French candidates head into final week of campaigns dominated by Ukraine war

By Rafael Cañas

Paris, Apr 4 (EFE).- The campaign for the first round of the French presidential elections entered its decisive week Monday, with the debate largely dominated by the war in Ukraine after harrowing images of alleged civilian killings by Russian soldiers in Bucha emerged.

Incumbent Emmanuel Macron, who is a heavy favorite to secure a new term, was quick to call for more international sanctions against Russia, in particular a European embargo on Russian coal and oil.

“There are very clear signs of war crimes,” he said during an interview with radio station France Inter, in which he called for European consensus on new sanctions “in the next few days.”

Asked expressly about whether Russian president Vladimir Putin should be held personally accountable for these massacres, Macron stressed that “those who have been at the origin of these crimes will have to answer”, because “there will be no peace without justice”, without explicitly naming Putin.

His main opponent, far-right candidate Marine Le Pen, whose campaign leaflet featured a photo of her shaking hands with the Russian leader, said that what happened in Bucha “is clearly a war crime”.

In a televised statement with the news channel BFMTV, Le Pen also avoided blaming Putin directly and pointed out that an international investigation to be carried out by the United Nations should decide on how to mete out justice for those alleged crimes.

With very few days left to canvas for votes, the Elysée Palace hopefuls are playing their last cards to improve their position in the polls.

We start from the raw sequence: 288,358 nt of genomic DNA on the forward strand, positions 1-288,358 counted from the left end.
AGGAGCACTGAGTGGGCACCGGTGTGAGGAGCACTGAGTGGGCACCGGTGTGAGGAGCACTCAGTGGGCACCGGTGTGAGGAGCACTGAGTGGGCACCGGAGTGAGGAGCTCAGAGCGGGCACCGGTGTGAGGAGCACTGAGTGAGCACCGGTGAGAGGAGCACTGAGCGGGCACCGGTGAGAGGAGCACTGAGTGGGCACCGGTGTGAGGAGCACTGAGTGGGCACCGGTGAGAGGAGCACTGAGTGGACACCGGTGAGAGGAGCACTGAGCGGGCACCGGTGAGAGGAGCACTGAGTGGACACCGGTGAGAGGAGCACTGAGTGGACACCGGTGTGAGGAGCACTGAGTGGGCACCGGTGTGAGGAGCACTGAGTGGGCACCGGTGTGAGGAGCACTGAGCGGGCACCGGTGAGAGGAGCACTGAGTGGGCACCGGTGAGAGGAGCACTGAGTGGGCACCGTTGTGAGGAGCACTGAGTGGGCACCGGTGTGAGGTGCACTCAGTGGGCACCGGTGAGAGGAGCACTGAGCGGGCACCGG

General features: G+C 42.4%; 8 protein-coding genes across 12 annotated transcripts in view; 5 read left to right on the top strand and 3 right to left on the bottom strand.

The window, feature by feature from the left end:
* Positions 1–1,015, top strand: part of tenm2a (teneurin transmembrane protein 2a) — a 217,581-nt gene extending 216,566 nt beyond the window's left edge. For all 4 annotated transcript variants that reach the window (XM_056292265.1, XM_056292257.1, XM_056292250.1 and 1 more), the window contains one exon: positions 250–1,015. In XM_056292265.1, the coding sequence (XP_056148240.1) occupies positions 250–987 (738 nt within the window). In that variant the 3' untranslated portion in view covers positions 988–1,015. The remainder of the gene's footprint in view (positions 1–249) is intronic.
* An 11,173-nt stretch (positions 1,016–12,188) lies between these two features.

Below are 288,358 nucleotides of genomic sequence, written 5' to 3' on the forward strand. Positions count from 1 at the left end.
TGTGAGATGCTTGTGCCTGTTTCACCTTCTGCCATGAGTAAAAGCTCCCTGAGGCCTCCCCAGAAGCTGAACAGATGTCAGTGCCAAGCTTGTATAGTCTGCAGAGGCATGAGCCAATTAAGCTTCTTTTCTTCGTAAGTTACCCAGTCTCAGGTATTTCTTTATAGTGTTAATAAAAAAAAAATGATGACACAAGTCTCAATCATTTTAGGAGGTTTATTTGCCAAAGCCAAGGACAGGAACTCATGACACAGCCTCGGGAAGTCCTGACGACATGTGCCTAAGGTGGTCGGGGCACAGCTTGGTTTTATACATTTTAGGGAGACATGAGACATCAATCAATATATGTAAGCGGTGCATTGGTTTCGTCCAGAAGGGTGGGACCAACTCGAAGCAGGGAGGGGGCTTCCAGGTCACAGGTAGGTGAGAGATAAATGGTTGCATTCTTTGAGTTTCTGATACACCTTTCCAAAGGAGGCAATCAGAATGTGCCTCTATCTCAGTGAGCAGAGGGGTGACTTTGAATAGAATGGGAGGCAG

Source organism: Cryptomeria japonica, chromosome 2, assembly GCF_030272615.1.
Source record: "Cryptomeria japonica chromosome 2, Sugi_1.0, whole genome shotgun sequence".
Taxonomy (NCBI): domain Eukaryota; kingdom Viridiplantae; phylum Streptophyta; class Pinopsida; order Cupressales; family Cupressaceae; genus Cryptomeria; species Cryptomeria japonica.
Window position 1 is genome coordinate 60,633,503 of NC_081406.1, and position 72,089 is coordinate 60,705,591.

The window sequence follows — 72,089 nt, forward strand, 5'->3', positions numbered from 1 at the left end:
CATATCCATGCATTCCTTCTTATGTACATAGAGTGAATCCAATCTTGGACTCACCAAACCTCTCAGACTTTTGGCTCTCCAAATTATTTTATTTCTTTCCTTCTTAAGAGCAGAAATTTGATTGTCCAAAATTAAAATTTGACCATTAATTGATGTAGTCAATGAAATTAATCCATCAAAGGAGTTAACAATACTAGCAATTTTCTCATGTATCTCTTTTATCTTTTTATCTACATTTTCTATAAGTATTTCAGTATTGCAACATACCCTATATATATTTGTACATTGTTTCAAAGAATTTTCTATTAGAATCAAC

Macron’s campaign announced that he will travel Tuesday to Spézet, a small town of just over 1,700 inhabitants, as part of his strategy of making a few short trips to sparsely populated areas.

The far-right Éric Zemmour, who is even more extreme than Le Pen, said on France Info radio station that if he becomes president he will expel from the country one million foreigners without papers or who have committed crimes.

The leftist Jean-Luc Mélenchon received the support of more than 40 artists who signed a manifesto in favor of a leftist candidate in the second round, which will be held on April 24.

Conservative Valérie Pécresse on RTL radio highlighted the importance of a “strong Republican right” against the far-right on the one hand and Macron on the other.

The most recent poll by the Ifop demoscopic institute, released on Monday, has Macron as the favorite in Sunday’s election, with 27.5 % of the vote, followed by Le Pen (22 %) and Mélenchon (15.5%).

Zemmour is projected to win 10 %, while the candidates of the two large traditional parties are also lagging, with conservative Pécresse expected to win a 10 % share of the vote, and socialist Anne Hidalgo just 2 %.

Abstention is expected to stand at 28.5 %, a similar rate to the last presidential election in 2017, but well below the record figure of last year’s regional elections of 65.7 %.EFE


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